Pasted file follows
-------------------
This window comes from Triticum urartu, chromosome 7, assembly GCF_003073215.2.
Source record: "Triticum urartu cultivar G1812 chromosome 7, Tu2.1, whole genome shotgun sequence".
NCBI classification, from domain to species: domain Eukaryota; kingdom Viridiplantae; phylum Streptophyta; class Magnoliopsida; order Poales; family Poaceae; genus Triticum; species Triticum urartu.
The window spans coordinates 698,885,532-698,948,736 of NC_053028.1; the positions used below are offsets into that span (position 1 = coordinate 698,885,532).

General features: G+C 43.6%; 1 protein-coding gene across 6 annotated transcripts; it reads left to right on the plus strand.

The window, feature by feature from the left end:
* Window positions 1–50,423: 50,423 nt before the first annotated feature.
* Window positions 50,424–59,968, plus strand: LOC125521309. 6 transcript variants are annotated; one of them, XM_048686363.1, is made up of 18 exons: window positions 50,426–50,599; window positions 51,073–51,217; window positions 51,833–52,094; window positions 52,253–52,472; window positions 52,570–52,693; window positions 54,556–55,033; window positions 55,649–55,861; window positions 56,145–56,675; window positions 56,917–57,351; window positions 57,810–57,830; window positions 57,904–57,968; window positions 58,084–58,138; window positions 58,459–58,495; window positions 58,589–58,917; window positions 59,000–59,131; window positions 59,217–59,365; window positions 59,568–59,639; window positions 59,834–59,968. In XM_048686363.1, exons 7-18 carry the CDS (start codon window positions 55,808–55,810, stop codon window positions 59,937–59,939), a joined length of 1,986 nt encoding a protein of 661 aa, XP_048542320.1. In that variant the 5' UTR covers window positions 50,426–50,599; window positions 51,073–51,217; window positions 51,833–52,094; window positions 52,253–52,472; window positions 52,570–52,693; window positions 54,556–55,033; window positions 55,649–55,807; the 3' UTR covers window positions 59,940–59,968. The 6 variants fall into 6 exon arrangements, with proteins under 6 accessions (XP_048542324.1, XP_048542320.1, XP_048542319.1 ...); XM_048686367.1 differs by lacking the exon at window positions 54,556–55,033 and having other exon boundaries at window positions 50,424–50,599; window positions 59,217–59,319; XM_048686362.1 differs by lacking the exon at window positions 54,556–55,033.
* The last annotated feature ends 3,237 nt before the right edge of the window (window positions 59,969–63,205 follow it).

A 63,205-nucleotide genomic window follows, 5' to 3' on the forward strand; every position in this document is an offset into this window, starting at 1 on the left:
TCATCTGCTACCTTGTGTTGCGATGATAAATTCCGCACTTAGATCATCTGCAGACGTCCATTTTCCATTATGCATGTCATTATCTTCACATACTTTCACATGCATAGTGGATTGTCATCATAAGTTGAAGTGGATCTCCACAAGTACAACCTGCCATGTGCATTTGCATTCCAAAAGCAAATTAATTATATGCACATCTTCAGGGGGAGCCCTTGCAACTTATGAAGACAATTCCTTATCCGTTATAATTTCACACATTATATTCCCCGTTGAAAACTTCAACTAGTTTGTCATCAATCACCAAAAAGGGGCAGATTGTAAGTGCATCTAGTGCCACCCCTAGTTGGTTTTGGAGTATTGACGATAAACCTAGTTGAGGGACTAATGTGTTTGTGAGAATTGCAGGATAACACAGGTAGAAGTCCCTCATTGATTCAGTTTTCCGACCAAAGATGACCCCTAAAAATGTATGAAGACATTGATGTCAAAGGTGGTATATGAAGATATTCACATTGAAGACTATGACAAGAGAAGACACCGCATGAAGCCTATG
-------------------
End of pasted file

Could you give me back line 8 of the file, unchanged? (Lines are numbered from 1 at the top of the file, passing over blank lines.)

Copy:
* Window positions 50,424–59,968, plus strand: LOC125521309. 6 transcript variants are annotated; one of them, XM_048686363.1, is made up of 18 exons: window positions 50,426–50,599; window positions 51,073–51,217; window positions 51,833–52,094; window positions 52,253–52,472; window positions 52,570–52,693; window positions 54,556–55,033; window positions 55,649–55,861; window positions 56,145–56,675; window positions 56,917–57,351; window positions 57,810–57,830; window positions 57,904–57,968; window positions 58,084–58,138; window positions 58,459–58,495; window positions 58,589–58,917; window positions 59,000–59,131; window positions 59,217–59,365; window positions 59,568–59,639; window positions 59,834–59,968. In XM_048686363.1, exons 7-18 carry the CDS (start codon window positions 55,808–55,810, stop codon window positions 59,937–59,939), a joined length of 1,986 nt encoding a protein of 661 aa, XP_048542320.1. In that variant the 5' UTR covers window positions 50,426–50,599; window positions 51,073–51,217; window positions 51,833–52,094; window positions 52,253–52,472; window positions 52,570–52,693; window positions 54,556–55,033; window positions 55,649–55,807; the 3' UTR covers window positions 59,940–59,968. The 6 variants fall into 6 exon arrangements, with proteins under 6 accessions (XP_048542324.1, XP_048542320.1, XP_048542319.1 ...); XM_048686367.1 differs by lacking the exon at window positions 54,556–55,033 and having other exon boundaries at window positions 50,424–50,599; window positions 59,217–59,319; XM_048686362.1 differs by lacking the exon at window positions 54,556–55,033.